The stephanotis genus includes about five species of evergreen climbing plants, originating in Madagascar; S. floribunda is a vigorous, evergreen climber, with thick stems, which become semi-woody over the years; it has oval leaves, 8-10 cm long, dark green, leathery and shiny. In late spring it produces small clusters of white flowers, slightly fleshy, intensely scented, star-shaped; the flowers of stephanotis they are very reminiscent of jasmine flowers, despite being larger and fleshy. For adequate development the plants of stephanotis they need a brace or a trellis to wrap around; in nature these plants reach 4-5 meters in height, in cultivation they generally remain below two meters.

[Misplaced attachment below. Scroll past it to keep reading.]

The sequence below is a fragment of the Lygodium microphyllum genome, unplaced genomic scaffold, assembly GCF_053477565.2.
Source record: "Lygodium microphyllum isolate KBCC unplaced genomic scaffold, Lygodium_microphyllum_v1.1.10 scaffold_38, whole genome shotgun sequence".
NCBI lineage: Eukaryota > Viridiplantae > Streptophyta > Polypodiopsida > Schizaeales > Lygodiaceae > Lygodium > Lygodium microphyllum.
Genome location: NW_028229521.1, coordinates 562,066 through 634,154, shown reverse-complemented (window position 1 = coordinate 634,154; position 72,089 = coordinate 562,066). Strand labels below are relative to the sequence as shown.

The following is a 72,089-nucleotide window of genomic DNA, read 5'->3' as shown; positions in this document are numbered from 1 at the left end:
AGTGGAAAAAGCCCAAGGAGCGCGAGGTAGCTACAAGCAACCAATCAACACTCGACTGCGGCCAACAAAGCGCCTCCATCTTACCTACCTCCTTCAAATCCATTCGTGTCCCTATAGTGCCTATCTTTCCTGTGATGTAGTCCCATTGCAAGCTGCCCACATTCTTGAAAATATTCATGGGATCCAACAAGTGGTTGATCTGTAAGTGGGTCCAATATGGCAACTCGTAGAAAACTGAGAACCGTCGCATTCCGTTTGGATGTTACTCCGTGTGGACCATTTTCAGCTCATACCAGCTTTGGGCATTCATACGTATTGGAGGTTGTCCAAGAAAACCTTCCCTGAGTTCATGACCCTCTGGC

To have a good development it is advisable to plant the madagascar jasmine in a partially shaded place, protected from the wind and possibly close to a wall of the house, so as to also guarantee protection from intense cold. Stephanotis can endure short periods of cold, but, in areas with very cold winters, it is advisable to grow them in a temperate greenhouse or place them in a sheltered and warm place to be able to keep them during the colder season. Madagascar jasmine plants are often cultivated as apartment varieties, in this case it is good in winter to keep them at temperatures above 10-12 ° C, even if they can safely bear lower temperatures, for short periods, around 4-5 ° C, without serious or permanent damage. During flowering it is good to remember to avoid sudden changes in temperature, since they can cause total or partial loss of the buds.